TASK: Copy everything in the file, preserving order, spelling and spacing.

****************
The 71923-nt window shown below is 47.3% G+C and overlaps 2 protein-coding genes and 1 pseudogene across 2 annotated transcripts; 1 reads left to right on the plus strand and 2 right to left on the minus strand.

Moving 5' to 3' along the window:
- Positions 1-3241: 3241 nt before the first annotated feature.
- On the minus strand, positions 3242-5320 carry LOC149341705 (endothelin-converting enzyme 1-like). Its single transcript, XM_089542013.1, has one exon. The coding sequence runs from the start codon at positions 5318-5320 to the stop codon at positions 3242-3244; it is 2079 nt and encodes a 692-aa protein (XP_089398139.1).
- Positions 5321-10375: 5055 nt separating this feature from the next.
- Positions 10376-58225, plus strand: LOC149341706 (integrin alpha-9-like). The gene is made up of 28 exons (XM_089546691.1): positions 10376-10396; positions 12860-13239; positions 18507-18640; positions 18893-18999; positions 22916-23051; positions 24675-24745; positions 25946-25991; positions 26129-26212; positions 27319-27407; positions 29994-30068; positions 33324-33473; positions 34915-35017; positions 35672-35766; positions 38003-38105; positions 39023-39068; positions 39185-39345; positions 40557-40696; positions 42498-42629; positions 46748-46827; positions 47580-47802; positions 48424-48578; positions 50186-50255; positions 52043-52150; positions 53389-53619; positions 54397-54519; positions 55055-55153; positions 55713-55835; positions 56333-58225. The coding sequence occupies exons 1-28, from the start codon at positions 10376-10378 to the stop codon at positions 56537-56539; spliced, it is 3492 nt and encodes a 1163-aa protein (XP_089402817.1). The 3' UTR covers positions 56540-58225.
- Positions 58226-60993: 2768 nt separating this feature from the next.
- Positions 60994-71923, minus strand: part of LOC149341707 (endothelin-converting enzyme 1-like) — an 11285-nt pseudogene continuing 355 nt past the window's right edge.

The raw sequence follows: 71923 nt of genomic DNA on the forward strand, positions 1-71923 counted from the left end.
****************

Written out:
The 71923-nt window shown below is 47.3% G+C and overlaps 2 protein-coding genes and 1 pseudogene across 2 annotated transcripts; 1 reads left to right on the plus strand and 2 right to left on the minus strand.

Moving 5' to 3' along the window:
- Positions 1-3241: 3241 nt before the first annotated feature.
- On the minus strand, positions 3242-5320 carry LOC149341705 (endothelin-converting enzyme 1-like). Its single transcript, XM_089542013.1, has one exon. The coding sequence runs from the start codon at positions 5318-5320 to the stop codon at positions 3242-3244; it is 2079 nt and encodes a 692-aa protein (XP_089398139.1).
- Positions 5321-10375: 5055 nt separating this feature from the next.
- Positions 10376-58225, plus strand: LOC149341706 (integrin alpha-9-like). The gene is made up of 28 exons (XM_089546691.1): positions 10376-10396; positions 12860-13239; positions 18507-18640; positions 18893-18999; positions 22916-23051; positions 24675-24745; positions 25946-25991; positions 26129-26212; positions 27319-27407; positions 29994-30068; positions 33324-33473; positions 34915-35017; positions 35672-35766; positions 38003-38105; positions 39023-39068; positions 39185-39345; positions 40557-40696; positions 42498-42629; positions 46748-46827; positions 47580-47802; positions 48424-48578; positions 50186-50255; positions 52043-52150; positions 53389-53619; positions 54397-54519; positions 55055-55153; positions 55713-55835; positions 56333-58225. The coding sequence occupies exons 1-28, from the start codon at positions 10376-10378 to the stop codon at positions 56537-56539; spliced, it is 3492 nt and encodes a 1163-aa protein (XP_089402817.1). The 3' UTR covers positions 56540-58225.
- Positions 58226-60993: 2768 nt separating this feature from the next.
- Positions 60994-71923, minus strand: part of LOC149341707 (endothelin-converting enzyme 1-like) — an 11285-nt pseudogene continuing 355 nt past the window's right edge.

The raw sequence follows: 71923 nt of genomic DNA on the forward strand, positions 1-71923 counted from the left end.